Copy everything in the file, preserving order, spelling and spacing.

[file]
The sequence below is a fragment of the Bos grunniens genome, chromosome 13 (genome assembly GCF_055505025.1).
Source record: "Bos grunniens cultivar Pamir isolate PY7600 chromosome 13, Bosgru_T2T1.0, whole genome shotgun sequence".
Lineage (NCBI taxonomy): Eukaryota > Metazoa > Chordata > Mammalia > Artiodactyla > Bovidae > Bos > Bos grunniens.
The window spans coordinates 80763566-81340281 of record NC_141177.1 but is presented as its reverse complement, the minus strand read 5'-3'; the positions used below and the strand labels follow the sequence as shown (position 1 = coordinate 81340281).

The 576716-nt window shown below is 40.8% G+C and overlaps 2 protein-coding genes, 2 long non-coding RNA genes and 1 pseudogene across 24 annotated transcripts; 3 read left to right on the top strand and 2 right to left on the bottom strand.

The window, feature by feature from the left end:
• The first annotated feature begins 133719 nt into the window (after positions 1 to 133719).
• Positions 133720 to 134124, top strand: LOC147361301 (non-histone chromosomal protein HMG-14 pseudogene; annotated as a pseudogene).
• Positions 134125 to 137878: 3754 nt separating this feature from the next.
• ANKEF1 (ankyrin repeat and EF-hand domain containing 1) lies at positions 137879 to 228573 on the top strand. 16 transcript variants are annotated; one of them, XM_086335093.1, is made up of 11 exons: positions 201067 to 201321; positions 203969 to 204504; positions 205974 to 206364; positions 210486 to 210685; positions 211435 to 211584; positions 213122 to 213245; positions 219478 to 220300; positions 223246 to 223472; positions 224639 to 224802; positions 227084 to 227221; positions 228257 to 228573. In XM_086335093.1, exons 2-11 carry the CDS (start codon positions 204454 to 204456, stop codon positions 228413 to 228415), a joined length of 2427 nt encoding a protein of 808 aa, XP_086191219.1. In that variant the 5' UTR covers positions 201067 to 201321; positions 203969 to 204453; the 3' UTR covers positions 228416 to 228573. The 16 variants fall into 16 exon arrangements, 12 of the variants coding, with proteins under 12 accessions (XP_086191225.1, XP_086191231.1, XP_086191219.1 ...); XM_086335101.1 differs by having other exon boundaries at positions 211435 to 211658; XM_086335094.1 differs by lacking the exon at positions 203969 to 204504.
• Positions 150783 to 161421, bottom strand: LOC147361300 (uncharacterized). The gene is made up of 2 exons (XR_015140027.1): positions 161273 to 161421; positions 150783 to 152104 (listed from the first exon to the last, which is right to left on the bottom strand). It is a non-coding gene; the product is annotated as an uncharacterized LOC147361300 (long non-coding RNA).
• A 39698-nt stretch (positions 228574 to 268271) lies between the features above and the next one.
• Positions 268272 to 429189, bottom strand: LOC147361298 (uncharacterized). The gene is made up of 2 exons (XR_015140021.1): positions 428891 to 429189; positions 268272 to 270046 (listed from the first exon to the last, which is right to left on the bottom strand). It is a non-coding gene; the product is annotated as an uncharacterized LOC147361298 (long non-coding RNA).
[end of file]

The sequence below is a fragment of the Bos grunniens genome, chromosome 13 (genome assembly GCF_055505025.1).
Source record: "Bos grunniens cultivar Pamir isolate PY7600 chromosome 13, Bosgru_T2T1.0, whole genome shotgun sequence".
Lineage (NCBI taxonomy): Eukaryota > Metazoa > Chordata > Mammalia > Artiodactyla > Bovidae > Bos > Bos grunniens.
The window spans coordinates 80763566-81340281 of record NC_141177.1 but is presented as its reverse complement, the minus strand read 5'-3'; the positions used below and the strand labels follow the sequence as shown (position 1 = coordinate 81340281).

The 576716-nt window shown below is 40.8% G+C and overlaps 2 protein-coding genes, 2 long non-coding RNA genes and 1 pseudogene across 24 annotated transcripts; 3 read left to right on the top strand and 2 right to left on the bottom strand.

The window, feature by feature from the left end:
• The first annotated feature begins 133719 nt into the window (after positions 1 to 133719).
• Positions 133720 to 134124, top strand: LOC147361301 (non-histone chromosomal protein HMG-14 pseudogene; annotated as a pseudogene).
• Positions 134125 to 137878: 3754 nt separating this feature from the next.
• ANKEF1 (ankyrin repeat and EF-hand domain containing 1) lies at positions 137879 to 228573 on the top strand. 16 transcript variants are annotated; one of them, XM_086335093.1, is made up of 11 exons: positions 201067 to 201321; positions 203969 to 204504; positions 205974 to 206364; positions 210486 to 210685; positions 211435 to 211584; positions 213122 to 213245; positions 219478 to 220300; positions 223246 to 223472; positions 224639 to 224802; positions 227084 to 227221; positions 228257 to 228573. In XM_086335093.1, exons 2-11 carry the CDS (start codon positions 204454 to 204456, stop codon positions 228413 to 228415), a joined length of 2427 nt encoding a protein of 808 aa, XP_086191219.1. In that variant the 5' UTR covers positions 201067 to 201321; positions 203969 to 204453; the 3' UTR covers positions 228416 to 228573. The 16 variants fall into 16 exon arrangements, 12 of the variants coding, with proteins under 12 accessions (XP_086191225.1, XP_086191231.1, XP_086191219.1 ...); XM_086335101.1 differs by having other exon boundaries at positions 211435 to 211658; XM_086335094.1 differs by lacking the exon at positions 203969 to 204504.
• Positions 150783 to 161421, bottom strand: LOC147361300 (uncharacterized). The gene is made up of 2 exons (XR_015140027.1): positions 161273 to 161421; positions 150783 to 152104 (listed from the first exon to the last, which is right to left on the bottom strand). It is a non-coding gene; the product is annotated as an uncharacterized LOC147361300 (long non-coding RNA).
• A 39698-nt stretch (positions 228574 to 268271) lies between the features above and the next one.
• Positions 268272 to 429189, bottom strand: LOC147361298 (uncharacterized). The gene is made up of 2 exons (XR_015140021.1): positions 428891 to 429189; positions 268272 to 270046 (listed from the first exon to the last, which is right to left on the bottom strand). It is a non-coding gene; the product is annotated as an uncharacterized LOC147361298 (long non-coding RNA).